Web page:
Dr. Bryan Brooks and colleagues at the International Conference on Environmental Pollution, Restoration, and Management in Vietnam

Dr. Brooks is also spearheading the Global Horizon Scanning Project, which has identified dozens of timely interdisciplinary research needs related to environmental quality from around the globe using a “big questions” approach. Input solicited from thousands of scientists and engineers has been transparent, bottom-up, multidisciplinary, and multi-sector. Synthesis workshops, following big question solicitation from the scientific community, were held in Spain (for Europe), South Africa (for Africa), Argentina (for Latin America), New Zealand (for Oceania), Salt Lake City (for North America) and Singapore (for Asia). Each workshop was tri-chaired by experts from academia, government, and business. Key questions from these global workshops provide core materials for synthesis manuscripts, which are in various stages of peer-review or development. This project provides a first-of-its-kind global research agenda.

Through transdisciplinary engagement, both within Baylor as well as beyond – locally, nationally, and globally – Dr. Brooks and his colleagues seek to identify and address complex environment and health challenges that urgently require our attention.

A Love of Science Rooted in a Love of God

During the 2016 National Hispanic Education Summit hosted by Baylor University, Baylor’s Dr. Daniel Romo, the Schotts Professor of Chemistry in the College of Arts & Sciences, sat down with an interviewer from Christianity Today to discuss how his love of science is rooted in his love of God. “We have a way, as scientists, to explore the world and try to understand what God created,” Romo said. “He gave us a playground, if you will, to actually go and explore the world.”

Dr. Daniel Romo

As a Professor of Chemistry and Co-Director of the Baylor CPRIT Synthesis and Drug-Lead Discovery Laboratory, much of Dr. Romo’s work centers on “natural products,” the definition of which he explains through both God and science: “[Natural products] are compounds isolated from natural sources. For example, God has created bacteria and plants with an incredible capacity to make small molecules, which scientists can use to understand more about the cell. We study how cells function, both normal cells and cancer cells. We harvest the information that God indirectly gave us through these small molecules. Due to our study and the work of others, these compounds are often being used now to treat cancer.”

Dr. Romo’s and his colleagues’ research on cancer prevention and treatment improves people’s lives and provides testimony to God’s creation. In addition, Dr. Romo aims to impact lives through articulating his vision for the intersection of science and Christian faith: “I see being excited about science as a way to be excited about God. I try to convey this to my own children as well as my students.”

Ladies and Legos Encourages Women in STEM Fields

The “Ladies and Legos” program is a fun and casual way to bring together women at different stages of their academic and professional careers to talk about their experiences in the classroom and workplace. Many women in STEM fields do not have an arena to discuss the unique challenges women face in male-dominated industries. Thanks to the sponsorship of the Halliburton Foundation, Ladies and Legos offers opportunities to create dialogue, encourage gender diversity in the workforce, and empower women to succeed.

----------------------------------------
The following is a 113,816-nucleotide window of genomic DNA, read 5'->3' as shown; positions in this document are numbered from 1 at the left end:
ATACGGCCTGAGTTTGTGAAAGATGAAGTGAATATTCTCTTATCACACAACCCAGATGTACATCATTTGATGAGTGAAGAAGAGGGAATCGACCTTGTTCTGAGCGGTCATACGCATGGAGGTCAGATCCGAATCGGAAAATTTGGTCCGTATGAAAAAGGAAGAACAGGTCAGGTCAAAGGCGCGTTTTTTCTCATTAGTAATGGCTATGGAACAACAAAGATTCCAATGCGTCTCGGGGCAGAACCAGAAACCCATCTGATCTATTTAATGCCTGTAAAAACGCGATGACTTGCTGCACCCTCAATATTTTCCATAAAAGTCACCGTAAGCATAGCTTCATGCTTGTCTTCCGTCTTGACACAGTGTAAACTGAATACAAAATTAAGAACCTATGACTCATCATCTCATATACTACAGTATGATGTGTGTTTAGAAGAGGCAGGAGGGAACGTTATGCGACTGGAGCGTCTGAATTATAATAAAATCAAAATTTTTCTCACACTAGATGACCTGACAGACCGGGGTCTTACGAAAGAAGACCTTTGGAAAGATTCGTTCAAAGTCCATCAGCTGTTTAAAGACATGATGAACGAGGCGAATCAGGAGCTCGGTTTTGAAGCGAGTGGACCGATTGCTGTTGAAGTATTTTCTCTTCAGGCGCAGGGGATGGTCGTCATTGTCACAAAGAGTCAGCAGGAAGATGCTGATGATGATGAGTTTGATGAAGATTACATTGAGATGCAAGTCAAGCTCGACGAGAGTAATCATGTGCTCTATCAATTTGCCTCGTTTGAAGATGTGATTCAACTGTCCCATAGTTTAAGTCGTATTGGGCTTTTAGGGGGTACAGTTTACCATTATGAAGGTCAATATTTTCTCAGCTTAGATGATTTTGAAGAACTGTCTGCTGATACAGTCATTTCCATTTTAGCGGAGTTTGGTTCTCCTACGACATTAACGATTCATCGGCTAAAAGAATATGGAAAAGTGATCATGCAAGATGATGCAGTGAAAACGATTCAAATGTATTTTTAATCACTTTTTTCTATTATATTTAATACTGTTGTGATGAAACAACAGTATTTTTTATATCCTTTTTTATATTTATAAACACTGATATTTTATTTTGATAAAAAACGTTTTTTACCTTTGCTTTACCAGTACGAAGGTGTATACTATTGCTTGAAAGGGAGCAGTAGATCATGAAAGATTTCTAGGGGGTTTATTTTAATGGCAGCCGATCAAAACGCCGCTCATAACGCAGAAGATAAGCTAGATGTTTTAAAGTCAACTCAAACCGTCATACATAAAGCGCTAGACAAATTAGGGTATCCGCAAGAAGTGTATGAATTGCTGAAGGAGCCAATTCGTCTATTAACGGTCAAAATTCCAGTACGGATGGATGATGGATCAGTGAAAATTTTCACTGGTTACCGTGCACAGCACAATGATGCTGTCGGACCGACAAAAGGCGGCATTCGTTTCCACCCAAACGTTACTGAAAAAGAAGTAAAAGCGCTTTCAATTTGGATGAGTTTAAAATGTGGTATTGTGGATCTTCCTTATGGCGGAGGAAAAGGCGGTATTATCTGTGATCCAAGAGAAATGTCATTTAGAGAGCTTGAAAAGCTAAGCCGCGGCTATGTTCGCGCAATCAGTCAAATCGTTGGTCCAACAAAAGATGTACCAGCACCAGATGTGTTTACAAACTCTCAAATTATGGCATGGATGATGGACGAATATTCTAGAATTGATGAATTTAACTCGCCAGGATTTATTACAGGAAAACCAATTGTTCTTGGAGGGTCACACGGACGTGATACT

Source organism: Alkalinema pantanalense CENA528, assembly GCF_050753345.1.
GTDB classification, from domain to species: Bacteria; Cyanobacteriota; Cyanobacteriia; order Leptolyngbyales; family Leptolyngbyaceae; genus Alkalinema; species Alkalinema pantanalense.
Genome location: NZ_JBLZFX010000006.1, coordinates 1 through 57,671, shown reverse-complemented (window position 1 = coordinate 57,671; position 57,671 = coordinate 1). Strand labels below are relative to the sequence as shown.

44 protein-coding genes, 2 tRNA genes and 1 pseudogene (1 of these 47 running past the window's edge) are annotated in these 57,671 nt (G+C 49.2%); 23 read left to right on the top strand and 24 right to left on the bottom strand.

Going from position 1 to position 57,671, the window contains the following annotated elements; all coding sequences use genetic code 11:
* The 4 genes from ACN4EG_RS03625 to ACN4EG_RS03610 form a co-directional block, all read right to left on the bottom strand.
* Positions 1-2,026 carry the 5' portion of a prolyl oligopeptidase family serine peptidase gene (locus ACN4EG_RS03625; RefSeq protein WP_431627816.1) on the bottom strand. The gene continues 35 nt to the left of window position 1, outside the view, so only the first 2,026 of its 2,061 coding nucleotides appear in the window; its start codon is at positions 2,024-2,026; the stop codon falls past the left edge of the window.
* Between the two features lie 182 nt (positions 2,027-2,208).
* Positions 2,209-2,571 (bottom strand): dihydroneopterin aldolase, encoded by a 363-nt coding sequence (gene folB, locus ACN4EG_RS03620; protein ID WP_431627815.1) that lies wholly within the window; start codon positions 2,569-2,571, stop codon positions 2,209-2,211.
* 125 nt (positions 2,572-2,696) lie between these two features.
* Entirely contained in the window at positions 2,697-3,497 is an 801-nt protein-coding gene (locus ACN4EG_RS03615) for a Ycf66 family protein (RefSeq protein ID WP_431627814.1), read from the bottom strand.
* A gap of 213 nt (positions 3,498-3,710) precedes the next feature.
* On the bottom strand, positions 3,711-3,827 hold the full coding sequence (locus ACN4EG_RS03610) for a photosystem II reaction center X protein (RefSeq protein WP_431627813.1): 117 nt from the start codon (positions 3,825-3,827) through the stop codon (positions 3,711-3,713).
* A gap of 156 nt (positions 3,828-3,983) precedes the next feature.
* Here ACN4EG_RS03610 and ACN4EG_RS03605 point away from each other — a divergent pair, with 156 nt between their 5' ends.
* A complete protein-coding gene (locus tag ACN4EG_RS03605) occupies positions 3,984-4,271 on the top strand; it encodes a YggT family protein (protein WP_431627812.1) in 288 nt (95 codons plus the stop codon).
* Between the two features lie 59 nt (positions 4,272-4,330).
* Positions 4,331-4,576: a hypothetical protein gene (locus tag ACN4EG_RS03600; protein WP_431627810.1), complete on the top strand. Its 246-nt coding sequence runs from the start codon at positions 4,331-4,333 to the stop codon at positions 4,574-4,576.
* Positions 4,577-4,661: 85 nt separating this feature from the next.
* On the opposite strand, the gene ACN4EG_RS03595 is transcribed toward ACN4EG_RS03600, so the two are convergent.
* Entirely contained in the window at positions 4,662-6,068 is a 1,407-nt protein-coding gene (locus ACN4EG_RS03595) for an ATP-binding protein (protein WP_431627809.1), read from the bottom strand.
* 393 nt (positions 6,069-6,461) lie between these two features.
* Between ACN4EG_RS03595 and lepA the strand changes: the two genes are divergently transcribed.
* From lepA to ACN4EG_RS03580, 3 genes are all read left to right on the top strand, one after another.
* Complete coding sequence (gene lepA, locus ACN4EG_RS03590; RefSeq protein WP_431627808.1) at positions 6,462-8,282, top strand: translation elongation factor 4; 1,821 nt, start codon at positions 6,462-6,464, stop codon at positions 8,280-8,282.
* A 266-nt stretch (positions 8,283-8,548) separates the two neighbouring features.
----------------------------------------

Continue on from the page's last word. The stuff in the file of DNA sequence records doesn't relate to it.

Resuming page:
Ladies and Legos events typically involve small-group settings in which students create with Legos, an engineering-related toy primarily marketed toward males, while female leaders in STEM occupations lead discussions about their experiences in the workforce. On March 22, the School of Engineering and Computer Science (ECS) partnered with Maker’s Edge in Waco to create a new Ladies and Legos event centered around building community and connections through hands-on “making” experiences including screen printing, soldering, vinyl cutting, and laser etching.

Women comprise about 23 percent of the nearly 1,200 undergraduates in the School of Engineering and Computer Science. The hope is that programs like “Ladies and Legos” will stimulate community among ECS students, faculty, and women already in the STEM fields and attract more prospective students, ultimately increasing the number of women in technological industries. The final Ladies and Legos event this school year will be April 18th, featuring Dr. Michelle Hebl, our Cherry Award recipient and Professor of Psychology from Rice University. Contact Emily Sandvall, Associate Director for Undergraduate Programs in ECS, for more information.

School of Education Launches Embedded Global Classroom

Janette Carpenter to establish the Carpenter Embedded Global Classroom, Baylor University’s first fully funded study-abroad embedded classroom. Through the Carpenter Embedded Global Classroom, School of Education students will participate firsthand in comparative education experiences in locations around the globe at no additional charge to the student. As school districts throughout Texas and the United States increasingly seek teachers with a broad cultural competency, the Carpenter Embedded Classroom will empower students to meet those needs.